Reported crimes taking place on public transit have increased, but Transit Police say this is not a cause for public concern.
Transit Police stats from 2015 indicate 7,831 offences were reported that year. In comparison, 2014 saw 7419 offences in total.
“First of all, I want to say very clearly that we believe we have a safe system,” Anne Drennan, spokesperson for the Transit Police, told Daily Hive.
“We believe that the increase we are seeing right is mostly of a result of increased reporting and we have enabled that in a number of ways,” she said.
More passengers reporting
According to Drennan, more passengers are reporting through Transit Police’s text-a-crime number. By simply texting to 87-77-77, passengers can privately and quickly report any problematic incidents they may witness on a Skytrain, bus, or Seabus.
“This is a discrete way of letting us know in real time what is going on. It is very awkward sometimes for a person to speak into the phone and let us know what is happening with the suspect right in front of them or beside them,” said Drennan.
She says another way of increasing reporting is through the Hub policing network, which was implemented last year at Broadway-Commercial, Marine-Gateway, Surrey Central, Lougheed, Metrotown, and Waterfront stations.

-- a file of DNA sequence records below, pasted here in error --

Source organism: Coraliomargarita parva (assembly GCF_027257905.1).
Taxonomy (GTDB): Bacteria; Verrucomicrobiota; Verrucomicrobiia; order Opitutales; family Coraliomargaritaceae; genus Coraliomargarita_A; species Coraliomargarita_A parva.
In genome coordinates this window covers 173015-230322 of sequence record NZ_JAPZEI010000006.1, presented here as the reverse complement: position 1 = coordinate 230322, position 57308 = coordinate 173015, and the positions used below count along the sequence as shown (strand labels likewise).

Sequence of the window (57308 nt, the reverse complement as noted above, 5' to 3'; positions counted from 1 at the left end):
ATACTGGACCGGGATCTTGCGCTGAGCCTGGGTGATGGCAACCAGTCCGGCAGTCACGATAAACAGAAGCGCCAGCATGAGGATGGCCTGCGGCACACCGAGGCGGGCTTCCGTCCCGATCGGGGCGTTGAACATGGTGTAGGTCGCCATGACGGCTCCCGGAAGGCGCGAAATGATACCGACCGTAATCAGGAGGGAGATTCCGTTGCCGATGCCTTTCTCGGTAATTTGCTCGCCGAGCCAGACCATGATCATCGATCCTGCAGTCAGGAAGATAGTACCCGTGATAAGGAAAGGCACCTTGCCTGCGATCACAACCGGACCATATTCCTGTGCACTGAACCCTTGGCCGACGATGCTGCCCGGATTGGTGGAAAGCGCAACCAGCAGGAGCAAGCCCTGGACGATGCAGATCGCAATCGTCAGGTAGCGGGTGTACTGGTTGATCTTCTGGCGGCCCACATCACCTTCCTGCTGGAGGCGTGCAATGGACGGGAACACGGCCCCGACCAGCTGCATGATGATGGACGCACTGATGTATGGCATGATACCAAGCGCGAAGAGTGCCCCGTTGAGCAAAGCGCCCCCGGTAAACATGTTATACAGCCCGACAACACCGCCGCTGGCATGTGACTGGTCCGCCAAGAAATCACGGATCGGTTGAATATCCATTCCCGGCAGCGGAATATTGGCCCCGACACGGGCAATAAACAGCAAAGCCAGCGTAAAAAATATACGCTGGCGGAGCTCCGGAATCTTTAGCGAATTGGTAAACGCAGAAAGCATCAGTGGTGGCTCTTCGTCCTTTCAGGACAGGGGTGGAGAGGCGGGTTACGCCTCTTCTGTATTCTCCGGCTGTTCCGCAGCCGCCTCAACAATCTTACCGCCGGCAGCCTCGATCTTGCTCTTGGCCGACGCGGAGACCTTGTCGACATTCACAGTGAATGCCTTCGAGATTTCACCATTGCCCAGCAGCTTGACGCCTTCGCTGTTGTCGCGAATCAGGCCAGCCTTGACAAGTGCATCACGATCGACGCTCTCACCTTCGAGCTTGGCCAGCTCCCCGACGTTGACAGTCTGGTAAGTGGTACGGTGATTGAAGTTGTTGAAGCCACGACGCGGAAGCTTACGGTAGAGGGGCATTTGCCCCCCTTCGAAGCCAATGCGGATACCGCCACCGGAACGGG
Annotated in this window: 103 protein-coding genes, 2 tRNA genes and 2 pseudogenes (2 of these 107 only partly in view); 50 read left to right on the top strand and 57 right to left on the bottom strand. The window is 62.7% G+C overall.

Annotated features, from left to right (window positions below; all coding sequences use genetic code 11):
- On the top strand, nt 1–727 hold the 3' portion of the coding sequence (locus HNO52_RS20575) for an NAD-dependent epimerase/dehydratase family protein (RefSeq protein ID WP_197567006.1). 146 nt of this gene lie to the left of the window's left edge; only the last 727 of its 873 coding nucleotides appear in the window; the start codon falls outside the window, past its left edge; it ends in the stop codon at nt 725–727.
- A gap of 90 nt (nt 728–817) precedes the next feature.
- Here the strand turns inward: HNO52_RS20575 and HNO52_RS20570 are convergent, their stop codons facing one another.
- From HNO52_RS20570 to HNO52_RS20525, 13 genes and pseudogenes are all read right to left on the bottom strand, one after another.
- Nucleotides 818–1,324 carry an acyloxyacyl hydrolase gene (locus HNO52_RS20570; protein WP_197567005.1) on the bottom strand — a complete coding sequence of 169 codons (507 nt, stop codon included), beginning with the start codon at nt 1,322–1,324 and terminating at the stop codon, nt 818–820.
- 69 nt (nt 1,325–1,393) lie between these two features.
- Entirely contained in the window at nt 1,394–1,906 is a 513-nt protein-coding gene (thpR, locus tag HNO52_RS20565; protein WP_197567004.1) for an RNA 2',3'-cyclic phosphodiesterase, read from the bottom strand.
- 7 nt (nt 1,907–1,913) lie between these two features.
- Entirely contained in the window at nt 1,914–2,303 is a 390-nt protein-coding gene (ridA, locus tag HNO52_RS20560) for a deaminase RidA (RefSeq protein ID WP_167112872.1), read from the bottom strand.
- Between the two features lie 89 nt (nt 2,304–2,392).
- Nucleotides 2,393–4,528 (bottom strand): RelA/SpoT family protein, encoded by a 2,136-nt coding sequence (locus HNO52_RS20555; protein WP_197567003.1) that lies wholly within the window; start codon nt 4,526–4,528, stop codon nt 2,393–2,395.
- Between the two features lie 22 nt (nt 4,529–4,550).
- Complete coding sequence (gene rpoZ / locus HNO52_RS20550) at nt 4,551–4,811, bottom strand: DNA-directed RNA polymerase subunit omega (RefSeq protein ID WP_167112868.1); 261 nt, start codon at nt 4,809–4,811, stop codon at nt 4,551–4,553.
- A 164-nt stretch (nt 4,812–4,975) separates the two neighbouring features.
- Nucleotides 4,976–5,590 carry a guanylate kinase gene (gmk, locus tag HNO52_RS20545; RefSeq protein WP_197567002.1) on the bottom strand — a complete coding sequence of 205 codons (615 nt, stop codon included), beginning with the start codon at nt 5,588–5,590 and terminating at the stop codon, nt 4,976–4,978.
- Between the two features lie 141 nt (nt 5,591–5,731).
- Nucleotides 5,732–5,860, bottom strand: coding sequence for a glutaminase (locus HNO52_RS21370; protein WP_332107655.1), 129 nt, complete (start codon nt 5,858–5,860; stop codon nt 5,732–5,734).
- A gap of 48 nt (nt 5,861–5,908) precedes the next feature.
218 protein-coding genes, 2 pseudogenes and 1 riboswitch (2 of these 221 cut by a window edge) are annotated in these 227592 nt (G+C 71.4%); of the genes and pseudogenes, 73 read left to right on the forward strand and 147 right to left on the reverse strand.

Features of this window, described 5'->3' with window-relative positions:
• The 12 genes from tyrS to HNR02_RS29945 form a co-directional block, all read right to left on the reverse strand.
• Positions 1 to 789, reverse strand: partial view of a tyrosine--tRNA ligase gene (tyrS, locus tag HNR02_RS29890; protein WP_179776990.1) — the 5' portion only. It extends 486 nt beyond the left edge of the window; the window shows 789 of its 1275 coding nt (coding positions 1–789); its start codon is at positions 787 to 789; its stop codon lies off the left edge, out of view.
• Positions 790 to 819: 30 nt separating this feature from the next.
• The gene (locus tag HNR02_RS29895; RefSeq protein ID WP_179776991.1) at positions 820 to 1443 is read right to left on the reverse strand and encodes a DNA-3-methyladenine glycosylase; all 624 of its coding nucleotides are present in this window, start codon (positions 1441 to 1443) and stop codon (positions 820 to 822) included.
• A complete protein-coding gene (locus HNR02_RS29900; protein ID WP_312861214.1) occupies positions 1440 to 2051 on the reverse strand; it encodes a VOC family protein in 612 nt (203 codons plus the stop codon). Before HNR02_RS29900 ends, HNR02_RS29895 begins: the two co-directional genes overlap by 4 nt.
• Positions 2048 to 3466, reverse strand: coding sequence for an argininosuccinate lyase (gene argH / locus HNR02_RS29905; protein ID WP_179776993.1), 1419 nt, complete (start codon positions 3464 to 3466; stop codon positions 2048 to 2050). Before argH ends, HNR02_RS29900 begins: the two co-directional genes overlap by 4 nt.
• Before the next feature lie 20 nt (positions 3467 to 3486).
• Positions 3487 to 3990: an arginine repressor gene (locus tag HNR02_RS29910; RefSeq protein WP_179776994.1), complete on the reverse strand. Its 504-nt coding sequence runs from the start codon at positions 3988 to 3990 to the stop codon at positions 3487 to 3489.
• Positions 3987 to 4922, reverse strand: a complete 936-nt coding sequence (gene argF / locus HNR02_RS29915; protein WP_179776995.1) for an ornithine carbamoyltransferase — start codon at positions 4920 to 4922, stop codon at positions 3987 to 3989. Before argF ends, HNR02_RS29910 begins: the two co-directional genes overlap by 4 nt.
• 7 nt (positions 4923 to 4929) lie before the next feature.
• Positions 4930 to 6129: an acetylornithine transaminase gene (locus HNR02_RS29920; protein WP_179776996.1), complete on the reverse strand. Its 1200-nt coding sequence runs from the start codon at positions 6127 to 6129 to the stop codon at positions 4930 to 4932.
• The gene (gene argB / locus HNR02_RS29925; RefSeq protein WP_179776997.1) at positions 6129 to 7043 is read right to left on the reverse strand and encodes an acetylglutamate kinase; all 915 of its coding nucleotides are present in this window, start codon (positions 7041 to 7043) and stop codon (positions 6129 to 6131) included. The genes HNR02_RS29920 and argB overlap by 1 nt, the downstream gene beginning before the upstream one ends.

“Quite often if there is something occurring, someone can report directly to a police officer they see at the station,” Drennan said.
The Hub system also works as a safety network, allowing officers to attend to an incident at a nearby station if need be.
Transit crime report breakdown
Transit crimes are broken up into four categories: controlled drugs, other, crimes against property, and crimes against people.
All categories of crimes saw some sort of increase from 2014 to 2015. But it was the “Other Criminal Code”category that saw the greatest rise (6%) .
Mental health is a factor
According to Drennan, this category accounts for a large number of individuals acting out on certain mental health issues.
“Well, we deal with a lot of people suffering from mental health issues,” she said, adding that many of these individuals rely on transit as their only means of transportation.
Drennan says that even if those with mental health issues are not committing a criminal offence, they can display behaviour (such as yelling, shouting, staring) that may make other passengers uncomfortable.
This is because the passengers themselves, may not be aware that the behaviour is actually the result of a mental health episode or condition.
Drennan also says that transit officers deal with many people who are experiencing suicidal thoughts or those attempting to commit suicides.
“Our officers will approach these people, engage in conversation, find out exactly how the person is feeling and what it is they are dealing with,” she said.
According to Drennan, all transit officers go through extensive and “very good” training in regards to assisting mentally ill passengers but admits there is always more that can be done.
“It’s an ongoing process,” she said. “It’s always being updated (and yes) we can always use more training.”